In honor of all the bathroom bill scares out there.
Poem: Walking for SamanthaFollow @freedom2marry
I'm making this walk for you,
Past the receptionist and around the
call center hallway,
down the maintenance stairwell that smells of damp brick,
Through the furnace room
and past a cube farm filled with Banker's boxes
nobody will ever open again,
because I need to use the ladies' room.
My penis is magical.
Her mere presence in your bathroom-
limp and atrophied and raisinettey
from estrogen and years of tucking
as it may be--
emits a force field that attracts evil male rapists
in fantastic dresses and shawls
to come a-knockin' on the ladies' room door,
hungry faced, grabby-handed, crazed for
female, feminine flesh.
I get it.
A person has got to have principles, right?
("It's this or the men's room," is the management principle, as if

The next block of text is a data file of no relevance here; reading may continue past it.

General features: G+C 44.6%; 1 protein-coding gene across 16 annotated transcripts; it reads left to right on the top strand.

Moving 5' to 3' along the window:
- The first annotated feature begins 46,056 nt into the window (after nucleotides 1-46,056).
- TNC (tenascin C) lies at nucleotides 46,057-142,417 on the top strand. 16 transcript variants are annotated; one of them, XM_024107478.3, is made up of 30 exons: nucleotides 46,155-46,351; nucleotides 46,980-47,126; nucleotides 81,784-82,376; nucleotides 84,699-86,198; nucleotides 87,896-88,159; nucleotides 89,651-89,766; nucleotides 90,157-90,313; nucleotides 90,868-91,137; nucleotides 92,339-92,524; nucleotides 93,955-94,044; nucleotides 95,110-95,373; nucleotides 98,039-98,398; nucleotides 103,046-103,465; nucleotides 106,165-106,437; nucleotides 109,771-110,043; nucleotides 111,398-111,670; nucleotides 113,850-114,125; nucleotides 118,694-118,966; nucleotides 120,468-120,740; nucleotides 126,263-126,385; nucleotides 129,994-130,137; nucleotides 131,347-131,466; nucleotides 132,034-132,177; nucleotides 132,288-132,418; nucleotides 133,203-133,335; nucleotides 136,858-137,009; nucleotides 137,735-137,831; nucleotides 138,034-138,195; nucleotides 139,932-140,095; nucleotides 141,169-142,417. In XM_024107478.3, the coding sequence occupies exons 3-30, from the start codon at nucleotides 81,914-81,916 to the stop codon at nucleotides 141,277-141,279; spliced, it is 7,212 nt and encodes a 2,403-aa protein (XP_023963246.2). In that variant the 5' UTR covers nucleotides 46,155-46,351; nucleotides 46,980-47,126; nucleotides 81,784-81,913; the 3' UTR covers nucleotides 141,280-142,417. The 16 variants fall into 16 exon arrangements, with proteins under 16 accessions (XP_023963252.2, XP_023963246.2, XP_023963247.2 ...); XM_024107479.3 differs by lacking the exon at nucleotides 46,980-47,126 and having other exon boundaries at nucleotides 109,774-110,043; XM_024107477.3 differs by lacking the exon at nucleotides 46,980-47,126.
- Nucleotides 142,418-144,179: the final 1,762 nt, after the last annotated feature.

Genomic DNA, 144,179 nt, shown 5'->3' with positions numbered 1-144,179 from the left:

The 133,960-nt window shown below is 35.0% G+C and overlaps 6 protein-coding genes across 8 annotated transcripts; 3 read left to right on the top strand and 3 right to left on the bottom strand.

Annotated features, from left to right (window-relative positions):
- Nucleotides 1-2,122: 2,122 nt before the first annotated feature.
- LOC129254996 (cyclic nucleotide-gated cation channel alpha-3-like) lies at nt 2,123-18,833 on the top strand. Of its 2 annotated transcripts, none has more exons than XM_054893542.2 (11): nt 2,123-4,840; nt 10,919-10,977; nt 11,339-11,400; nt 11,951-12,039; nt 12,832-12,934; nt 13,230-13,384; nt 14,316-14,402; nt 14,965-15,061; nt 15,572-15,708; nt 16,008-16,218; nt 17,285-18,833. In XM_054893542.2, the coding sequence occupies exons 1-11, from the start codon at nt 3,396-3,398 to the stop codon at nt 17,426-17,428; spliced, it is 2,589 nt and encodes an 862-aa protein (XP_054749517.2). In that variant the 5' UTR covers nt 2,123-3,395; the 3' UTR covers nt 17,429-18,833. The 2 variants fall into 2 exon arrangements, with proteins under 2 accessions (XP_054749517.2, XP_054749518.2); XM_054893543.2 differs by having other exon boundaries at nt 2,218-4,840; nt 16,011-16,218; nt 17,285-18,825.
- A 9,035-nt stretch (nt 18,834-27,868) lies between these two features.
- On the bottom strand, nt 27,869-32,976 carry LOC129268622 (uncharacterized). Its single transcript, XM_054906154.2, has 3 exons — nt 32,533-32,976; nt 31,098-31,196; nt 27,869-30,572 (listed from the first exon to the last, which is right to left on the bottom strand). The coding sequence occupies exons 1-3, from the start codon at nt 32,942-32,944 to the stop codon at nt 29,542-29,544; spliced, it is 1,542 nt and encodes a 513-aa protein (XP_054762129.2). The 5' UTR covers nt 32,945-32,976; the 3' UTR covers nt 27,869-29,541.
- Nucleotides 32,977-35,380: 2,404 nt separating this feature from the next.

telling Samantha-that-doesn't-hate-me to relax would trigger the
moral panic of the century, dogs and cats falling from the sky, hellfire
and brimstone and Liberty Counsel lawyers knocking on doors
with "personal endangerment and assault by means of tranny" charges
pinned to their lapels - you know, believable stuff)
I think about you -- you strong-willed woman, you --
and take cold comfort in the peace-of-mind our
compromise gives you and your penis-free stalls
as I make the five-minute march downstairs
curling around the forgotten guts of our office complex.
And I know you meant no offense, Samantha-whose-Christian-upbringing-
no-siree, when you stood up at my coming-out meeting